Leroy Justice

Leroy Justice

Leroy Justice

With a good ol’ Southern feel and a name that screams Americana, it’s a surprise that Leroy Justice is a band straight out of New York City. After seeing their performance at the Bitter End, I was able to chat with Jason Gallagher (vocals and guitar) and Sloan Marshall (keys), before a Tuesday night show, about their whole Southern feel and some of their dirty secrets that even their fans don’t know.

Leroy Justice

Leroy Justice is composed of Jason, Sloan, Jim “Chickenbone” Ernst (drums), Bradley Wegner (bass) and Brendon Cavanaugh (guitar).

How and when did Leroy Justice begin?

Jason : The band started back when I was playing acoustic. I met up with Jim– his band had broken up– we merged together. It was a bit grittier. It grew from collaboration. We lost members, but then Sloan joined and we acquired Brad. So I guess you could say that this line-up has been together a year and a half.

I read that the name “Leroy Justice” has an interesting meaning. “Leroy” is the name of the name of a good friend’s father (what you consider “soul”) and “justice” is your bit of Americana, correct?

Jason : Yea, that’s right. It was fitting. If we analyze it, it has a bit of soul and Americana– just like our music. The music is based in bluegrass, soul and country.

You recently released your ten-track CD debut, entitled Revolution’s Son, correct? Any reason you didn’t release the normal “EP” first and then a lengthier CD later on?

Jason : Yes, it’s ten tracks. We all wanted a product for both review and showcase. When we started recording as a band, everything was going incredibly well. We were going to narrow it down to five tracks, but we loved all the ones we recorded. I mean, each song was taking only one or two takes– we had the studio time, so we kept playing. The songs kept piling up. We connected to all of the songs and finally managed to pick ten.

Where did the title Revolution’s Son come from?

Jason : It comes from the first track on the album. The words were written when I was in L.A., away from the band. It turned Leroy Justice into a band that is something more than just a gritty bar band. We play– really get out there and play every night.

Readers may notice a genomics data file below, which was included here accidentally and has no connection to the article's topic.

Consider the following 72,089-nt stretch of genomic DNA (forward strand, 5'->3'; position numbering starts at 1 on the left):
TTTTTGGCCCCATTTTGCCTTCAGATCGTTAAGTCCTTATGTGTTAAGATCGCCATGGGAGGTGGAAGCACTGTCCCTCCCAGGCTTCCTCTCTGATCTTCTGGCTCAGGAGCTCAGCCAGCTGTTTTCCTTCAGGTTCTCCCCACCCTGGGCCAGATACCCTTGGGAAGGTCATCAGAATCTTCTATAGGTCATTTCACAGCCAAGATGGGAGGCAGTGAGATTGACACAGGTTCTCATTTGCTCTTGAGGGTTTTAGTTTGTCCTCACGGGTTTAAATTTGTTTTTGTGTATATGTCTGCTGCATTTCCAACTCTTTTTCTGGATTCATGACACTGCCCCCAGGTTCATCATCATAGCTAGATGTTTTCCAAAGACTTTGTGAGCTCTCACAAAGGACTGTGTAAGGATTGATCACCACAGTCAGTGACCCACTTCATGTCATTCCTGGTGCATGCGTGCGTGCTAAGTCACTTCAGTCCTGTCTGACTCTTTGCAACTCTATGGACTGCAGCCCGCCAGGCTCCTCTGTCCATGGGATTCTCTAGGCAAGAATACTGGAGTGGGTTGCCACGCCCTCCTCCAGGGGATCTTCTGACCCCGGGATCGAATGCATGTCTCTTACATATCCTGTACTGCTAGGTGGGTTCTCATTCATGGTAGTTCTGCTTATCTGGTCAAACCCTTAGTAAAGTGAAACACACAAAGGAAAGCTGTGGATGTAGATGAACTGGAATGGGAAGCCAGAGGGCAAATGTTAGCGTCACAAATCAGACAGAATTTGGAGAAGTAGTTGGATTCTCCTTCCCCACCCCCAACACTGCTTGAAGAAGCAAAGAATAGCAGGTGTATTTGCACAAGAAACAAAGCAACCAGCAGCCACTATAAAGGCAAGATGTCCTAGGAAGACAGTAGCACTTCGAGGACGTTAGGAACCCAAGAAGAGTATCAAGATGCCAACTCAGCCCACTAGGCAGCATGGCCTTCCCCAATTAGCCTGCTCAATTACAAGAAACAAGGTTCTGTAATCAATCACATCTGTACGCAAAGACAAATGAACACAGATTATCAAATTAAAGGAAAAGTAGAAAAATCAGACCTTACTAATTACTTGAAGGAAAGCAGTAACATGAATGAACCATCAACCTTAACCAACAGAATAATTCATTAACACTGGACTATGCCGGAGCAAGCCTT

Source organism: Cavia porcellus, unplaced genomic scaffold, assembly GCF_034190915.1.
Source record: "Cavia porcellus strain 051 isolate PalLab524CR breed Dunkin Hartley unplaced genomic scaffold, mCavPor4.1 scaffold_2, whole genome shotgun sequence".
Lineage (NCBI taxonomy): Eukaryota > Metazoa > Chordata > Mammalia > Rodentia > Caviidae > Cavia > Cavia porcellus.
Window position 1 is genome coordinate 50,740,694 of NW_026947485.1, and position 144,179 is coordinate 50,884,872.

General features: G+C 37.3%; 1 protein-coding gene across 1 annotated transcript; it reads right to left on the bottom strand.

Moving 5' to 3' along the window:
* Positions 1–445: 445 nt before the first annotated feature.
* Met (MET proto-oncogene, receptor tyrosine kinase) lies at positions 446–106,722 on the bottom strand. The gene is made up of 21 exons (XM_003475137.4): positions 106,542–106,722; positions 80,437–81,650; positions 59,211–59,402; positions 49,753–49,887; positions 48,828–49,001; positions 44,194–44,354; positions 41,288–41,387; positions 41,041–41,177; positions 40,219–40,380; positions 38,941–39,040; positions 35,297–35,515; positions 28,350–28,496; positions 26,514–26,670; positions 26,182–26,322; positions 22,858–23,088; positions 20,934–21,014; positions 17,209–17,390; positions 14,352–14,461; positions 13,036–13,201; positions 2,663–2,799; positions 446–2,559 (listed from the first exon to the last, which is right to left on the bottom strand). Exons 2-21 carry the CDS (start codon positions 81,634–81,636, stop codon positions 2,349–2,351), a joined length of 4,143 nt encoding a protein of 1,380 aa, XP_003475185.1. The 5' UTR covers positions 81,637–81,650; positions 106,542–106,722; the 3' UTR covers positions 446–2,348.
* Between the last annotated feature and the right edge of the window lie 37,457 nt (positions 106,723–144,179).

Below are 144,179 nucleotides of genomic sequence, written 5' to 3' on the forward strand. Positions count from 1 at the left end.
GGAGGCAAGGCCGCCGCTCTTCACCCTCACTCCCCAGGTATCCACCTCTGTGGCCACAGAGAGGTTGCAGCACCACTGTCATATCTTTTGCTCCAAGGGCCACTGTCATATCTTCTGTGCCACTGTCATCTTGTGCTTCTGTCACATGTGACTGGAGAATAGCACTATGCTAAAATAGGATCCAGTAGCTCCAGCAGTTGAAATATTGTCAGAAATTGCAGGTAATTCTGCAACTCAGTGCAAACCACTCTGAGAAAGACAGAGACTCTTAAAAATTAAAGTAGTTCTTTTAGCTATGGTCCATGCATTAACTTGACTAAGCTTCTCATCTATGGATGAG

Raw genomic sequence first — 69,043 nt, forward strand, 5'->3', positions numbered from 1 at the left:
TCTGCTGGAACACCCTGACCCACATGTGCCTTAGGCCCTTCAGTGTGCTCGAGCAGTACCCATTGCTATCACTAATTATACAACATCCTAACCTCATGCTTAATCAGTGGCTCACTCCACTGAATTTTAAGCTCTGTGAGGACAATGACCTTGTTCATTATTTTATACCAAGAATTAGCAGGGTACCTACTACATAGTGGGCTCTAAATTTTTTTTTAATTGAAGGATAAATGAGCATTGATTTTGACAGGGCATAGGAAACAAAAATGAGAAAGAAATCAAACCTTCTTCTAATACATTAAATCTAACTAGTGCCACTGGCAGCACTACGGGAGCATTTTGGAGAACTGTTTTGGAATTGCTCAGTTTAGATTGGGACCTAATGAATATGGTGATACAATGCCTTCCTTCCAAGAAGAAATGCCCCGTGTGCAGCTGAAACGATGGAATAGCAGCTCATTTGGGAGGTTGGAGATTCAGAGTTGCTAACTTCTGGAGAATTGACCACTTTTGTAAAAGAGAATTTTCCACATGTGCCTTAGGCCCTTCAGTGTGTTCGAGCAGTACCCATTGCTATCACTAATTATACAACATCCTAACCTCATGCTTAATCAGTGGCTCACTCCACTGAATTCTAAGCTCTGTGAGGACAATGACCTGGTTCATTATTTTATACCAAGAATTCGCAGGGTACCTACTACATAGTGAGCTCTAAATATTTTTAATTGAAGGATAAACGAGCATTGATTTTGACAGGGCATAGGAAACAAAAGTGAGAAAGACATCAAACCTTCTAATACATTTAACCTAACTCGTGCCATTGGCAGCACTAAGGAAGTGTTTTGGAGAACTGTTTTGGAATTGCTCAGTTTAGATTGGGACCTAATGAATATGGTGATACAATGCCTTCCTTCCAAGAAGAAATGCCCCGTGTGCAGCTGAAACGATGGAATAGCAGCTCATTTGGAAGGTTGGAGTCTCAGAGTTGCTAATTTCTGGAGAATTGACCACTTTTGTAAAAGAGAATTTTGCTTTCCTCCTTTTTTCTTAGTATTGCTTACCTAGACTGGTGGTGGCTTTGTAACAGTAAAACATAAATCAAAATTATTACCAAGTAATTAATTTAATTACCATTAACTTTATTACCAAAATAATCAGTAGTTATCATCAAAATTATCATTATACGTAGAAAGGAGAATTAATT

Speaking of songs on the album, I heard your rendition of Prince’s “Purple Rain.” Any reason why you chose to cover that song in particular, especially with the whole Southern feel of the band?

Jason : I’m going to let Sloan answer this one.

Sloan : “Purple Rain” kind of fell into our lap. We were playing at a fundraiser for Brad’s friend and she requested that we sing “Purple Rain.” We kind of goofed around with it. Something happened and it turned into country rock. When it’s played live, the audience is usually very receptive. The request turned into a pretty good following and it was something we all had laughed at.

I saw your video on YouTube for the song “Belt Buckle.” When did you guys film that and who directed it?

Sloan : It was directed by John Hyams, who directed the movie Rank, which is a movie about professional bull riders. The cinematographer was Steve Schleuder. We were lucky that we know a lot of filmmakers and people in that field. We used a 35-mm camera, which reduced the price to about a fraction of the cost. We pulled in a lot of favors. Overall, it cost about $1,000 with the film and processing.

Where was it filmed?

Sloan : It was filmed at Drive-In Studio in NY in one 20-hour day.

So back to the music. It has a definite Southern feel, but you’re all from New York…